This conclusion is solidly supported by another early Washington case involving eminent domain. There, where the lots were distinct units actually put to different uses, this court held that a property owner could not claim damages to a lot contiguous to the lot taken in eminent domain proceedings. Seattle v. Atwood, 59 Wash. 112, 109 P. 326 (1910). In Atwood, appellant owned two adjoining lots each improved with a house. Part of one lot was taken. The City was allowed to submit evidence that the building on this lot could be readjusted by using part of the other lot. The court instructed the jury that the appellant was entitled to have the building readjusted so as to make it "practically" as good as it was, and that if the readjustment could not be done, the appellant was entitled to compensation for the entire value of the building. The court did not limit this instruction to the lot on which the building originally stood, however. The jury allowed damages for the building's readjustment.

On appeal, this court noted that it was exceedingly doubtful that the building could be readjusted on its own lot. In any case, the court held that the testimony and the instructions should have been limited to that lot, reasoning: "`Contiguous lots improved for separate use are not one tract.' 2 Lewis, Eminent Domain (3d ed.) 699." Atwood, at 114.

In Atwood, thus, this court held that contiguous lots under single ownership were not one tract where improved and put to separate use.

Similar to the conclusion in Atwood is the statement in Annot., Eminent Domain: Unity or Contiguity of Separate *103 Properties Sufficient To Allow Damages for Diminished Value of Parcel Remaining After Taking of Other Parcel, 59 A.L.R.4th 308 § 2, at 320-21 (1988):

[W]here lands, regardless of the nature or extent of the division between various parts, were utilized for separate business, commercial, or industrial purposes, most courts have held that the lands occupied by one business, commercial, or industrial enterprise could not be considered as a unit with the lands occupied by a different business, commercial, or industrial enterprise....

In addition, although in eminent domain proceedings offsetting of benefits against compensation or damages is subject to various treatment in the jurisdictions, one leading commentator has nevertheless stated as a general principle that where separate parcels are not actually used as a unit, but instead "simply have such future possibilities," they may not be regarded as one parcel for the purpose of determining benefits. 3 J. Sackman, Nichols on Eminent Domain § 8.6210[1] (3d ed. 1989).

Further, given the particular context here special assessments we find the City's position incompatible with the correct measure of special benefits. To illustrate this point, we consider the two situations present in this case. First, lots 10, 11, and 12 are improved with a single commercial building, and the lots have been used together. The Owner properly concedes that these three lots should be combined for purposes of determining special benefits. The measure of special benefits, of course, is the increase in fair market value attributable to the local improvements: the three lots used together before the improvements compared to the three lots used together after the improvements.

[6] In contrast, if, as part of the procedure used in determining special benefits, lot 14 is combined with lots 10, 11, and 12, the increase in fair market value will not be attributable solely to the local improvements. Instead, the increase in value will be derived from the local improvements and the combination of the lots, with the owner's actual use disregarded. This has not been the measure of *104 special benefits approved by this court, and it is inconsistent with the principle that the assessment be based on the special benefits resulting from the local improvements.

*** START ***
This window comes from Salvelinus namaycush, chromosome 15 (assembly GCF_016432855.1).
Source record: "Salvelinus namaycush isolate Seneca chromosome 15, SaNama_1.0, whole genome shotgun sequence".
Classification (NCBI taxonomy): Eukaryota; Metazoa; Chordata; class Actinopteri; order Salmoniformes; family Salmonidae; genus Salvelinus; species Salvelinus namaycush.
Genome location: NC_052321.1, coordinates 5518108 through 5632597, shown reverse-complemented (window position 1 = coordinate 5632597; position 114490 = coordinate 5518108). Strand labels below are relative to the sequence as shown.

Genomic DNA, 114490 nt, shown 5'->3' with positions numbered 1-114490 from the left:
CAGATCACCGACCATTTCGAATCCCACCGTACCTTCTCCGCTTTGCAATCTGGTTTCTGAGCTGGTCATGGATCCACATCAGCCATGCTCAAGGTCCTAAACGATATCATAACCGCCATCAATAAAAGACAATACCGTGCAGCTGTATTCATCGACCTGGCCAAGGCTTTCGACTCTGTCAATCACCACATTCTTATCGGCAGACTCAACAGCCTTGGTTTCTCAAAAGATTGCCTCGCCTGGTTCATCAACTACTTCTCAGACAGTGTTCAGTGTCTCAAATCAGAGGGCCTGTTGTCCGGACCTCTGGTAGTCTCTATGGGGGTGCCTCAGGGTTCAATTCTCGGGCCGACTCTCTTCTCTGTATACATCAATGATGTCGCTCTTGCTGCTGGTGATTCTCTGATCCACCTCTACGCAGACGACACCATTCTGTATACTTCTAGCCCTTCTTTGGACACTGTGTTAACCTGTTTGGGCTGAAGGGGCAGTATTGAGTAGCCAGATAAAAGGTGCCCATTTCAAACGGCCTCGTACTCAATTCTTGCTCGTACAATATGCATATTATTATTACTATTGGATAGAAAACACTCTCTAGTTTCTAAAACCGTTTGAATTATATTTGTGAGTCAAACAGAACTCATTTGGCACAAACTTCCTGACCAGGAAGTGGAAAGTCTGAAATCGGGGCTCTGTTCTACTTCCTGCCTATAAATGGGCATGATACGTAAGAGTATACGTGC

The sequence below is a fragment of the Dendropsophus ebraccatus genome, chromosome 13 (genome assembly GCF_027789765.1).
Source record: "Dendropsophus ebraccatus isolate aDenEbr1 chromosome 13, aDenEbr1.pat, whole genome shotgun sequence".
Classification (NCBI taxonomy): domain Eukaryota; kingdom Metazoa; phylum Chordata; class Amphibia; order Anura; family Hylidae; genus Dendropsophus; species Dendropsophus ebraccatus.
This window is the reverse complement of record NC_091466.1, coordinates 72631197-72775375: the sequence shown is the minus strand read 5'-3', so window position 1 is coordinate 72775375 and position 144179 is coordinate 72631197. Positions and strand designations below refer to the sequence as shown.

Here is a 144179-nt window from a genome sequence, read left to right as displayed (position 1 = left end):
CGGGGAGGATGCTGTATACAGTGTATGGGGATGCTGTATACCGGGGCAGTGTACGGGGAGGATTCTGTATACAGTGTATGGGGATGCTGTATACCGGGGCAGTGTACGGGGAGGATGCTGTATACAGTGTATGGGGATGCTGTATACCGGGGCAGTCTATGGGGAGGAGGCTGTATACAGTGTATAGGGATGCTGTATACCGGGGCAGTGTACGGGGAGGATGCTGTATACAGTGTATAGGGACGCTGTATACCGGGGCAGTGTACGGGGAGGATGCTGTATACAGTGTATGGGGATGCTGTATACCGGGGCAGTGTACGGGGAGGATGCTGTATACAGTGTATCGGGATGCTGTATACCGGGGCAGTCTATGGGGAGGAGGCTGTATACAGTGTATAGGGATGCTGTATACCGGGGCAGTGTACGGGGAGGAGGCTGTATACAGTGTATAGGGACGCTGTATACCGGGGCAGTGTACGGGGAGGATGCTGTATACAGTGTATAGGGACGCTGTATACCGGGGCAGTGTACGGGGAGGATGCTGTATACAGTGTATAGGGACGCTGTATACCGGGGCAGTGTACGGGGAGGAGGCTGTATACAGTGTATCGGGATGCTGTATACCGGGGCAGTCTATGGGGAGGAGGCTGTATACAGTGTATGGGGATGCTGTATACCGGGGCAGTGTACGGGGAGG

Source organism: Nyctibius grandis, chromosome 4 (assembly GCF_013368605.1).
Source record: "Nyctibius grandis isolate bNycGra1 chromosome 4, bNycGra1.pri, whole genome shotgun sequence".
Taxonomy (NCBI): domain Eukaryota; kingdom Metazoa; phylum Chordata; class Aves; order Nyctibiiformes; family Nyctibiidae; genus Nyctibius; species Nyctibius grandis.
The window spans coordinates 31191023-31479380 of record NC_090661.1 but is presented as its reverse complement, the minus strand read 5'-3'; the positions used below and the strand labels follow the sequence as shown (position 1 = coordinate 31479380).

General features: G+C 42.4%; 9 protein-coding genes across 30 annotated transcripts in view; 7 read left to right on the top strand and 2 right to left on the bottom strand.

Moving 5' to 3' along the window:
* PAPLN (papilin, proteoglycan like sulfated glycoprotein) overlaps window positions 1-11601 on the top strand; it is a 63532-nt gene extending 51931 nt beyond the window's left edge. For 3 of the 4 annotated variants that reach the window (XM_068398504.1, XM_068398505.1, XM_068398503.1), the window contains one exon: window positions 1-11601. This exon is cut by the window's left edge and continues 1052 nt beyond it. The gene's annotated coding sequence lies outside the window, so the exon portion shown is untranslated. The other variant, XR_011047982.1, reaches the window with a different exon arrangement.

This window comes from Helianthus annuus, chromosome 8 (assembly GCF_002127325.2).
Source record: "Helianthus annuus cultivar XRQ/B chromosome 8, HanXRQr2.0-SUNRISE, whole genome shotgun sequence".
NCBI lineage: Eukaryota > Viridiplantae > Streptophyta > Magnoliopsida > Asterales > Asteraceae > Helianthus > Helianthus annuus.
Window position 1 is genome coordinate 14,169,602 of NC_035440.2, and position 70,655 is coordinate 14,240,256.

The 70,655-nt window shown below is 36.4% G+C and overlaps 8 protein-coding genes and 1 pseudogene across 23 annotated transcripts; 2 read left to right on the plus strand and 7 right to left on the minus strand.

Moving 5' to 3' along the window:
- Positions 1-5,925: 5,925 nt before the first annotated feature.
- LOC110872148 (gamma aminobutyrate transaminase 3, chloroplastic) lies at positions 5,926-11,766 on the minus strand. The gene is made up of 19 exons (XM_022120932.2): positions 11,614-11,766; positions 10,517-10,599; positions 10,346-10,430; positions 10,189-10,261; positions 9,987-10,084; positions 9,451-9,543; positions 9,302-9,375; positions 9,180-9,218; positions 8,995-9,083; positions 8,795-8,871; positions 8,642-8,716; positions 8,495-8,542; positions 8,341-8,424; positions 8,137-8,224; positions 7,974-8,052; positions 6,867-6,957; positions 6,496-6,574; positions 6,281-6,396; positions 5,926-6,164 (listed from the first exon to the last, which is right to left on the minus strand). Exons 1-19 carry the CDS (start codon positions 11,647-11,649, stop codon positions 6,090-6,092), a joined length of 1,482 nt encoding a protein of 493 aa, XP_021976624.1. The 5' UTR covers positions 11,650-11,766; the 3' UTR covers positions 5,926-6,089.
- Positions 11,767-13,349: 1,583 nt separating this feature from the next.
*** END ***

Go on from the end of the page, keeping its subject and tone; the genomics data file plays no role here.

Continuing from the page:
[7] The City's principal appraiser never considered the property other than as a single unit. He said he was not familiar with the legal principle of the larger parcel doctrine. Obviously, he never considered existing use in determining the appropriate parcel to be assessed. He considered the four lots only as a single parcel, with all existing improvements removed. An expert's opinion on the market value of real estate must be based upon those legal principles which define the factors which the expert can or cannot consider in reaching his expert opinion.

Finally, the City's reliance on In re Appeal of Elgart, 395 Pa. 343, 149 A.2d 641 (1959) is misplaced. There the court concluded that contiguous lots in common ownership have a greater value when aggregated than when separate, and that the jury should consider this as an element of damages in eminent domain proceedings. However, the court also held that the unity of use doctrine should be limited to noncontiguous land, and therefore the court did not consider the use to which the land was put. We do not agree that unity of use is relevant only where noncontiguous lots are involved.

[8] Having concluded that actual, present, independent use of lot 14 from the other three lots precludes consideration of the four lots as a single tract, we address several concerns which may arise as a result. First, as we have noted, future use to which property is reasonably adaptable within a reasonably foreseeable time is considered in determining the amount of special assessments. In re Jones, 52 Wn.2d 143, 146, 324 P.2d 259 (1958); In re West Marginal Way, 112 Wash. 418, 422, 192 P. 961 (1920); Newell v. Loeb, 77 Wash. 182, 137 P. 811 (1913). Our holding here does not erode this long-standing, accurate rule. However, possible future use to which the property is reasonably adapted within a reasonably foreseeable time is to be considered here with respect to each of the assessable parcels *105 lot 14 as one unit, and the other three lots as the second unit. The four lots may not be lumped together and the special benefits then determined with respect to possible future use of the whole.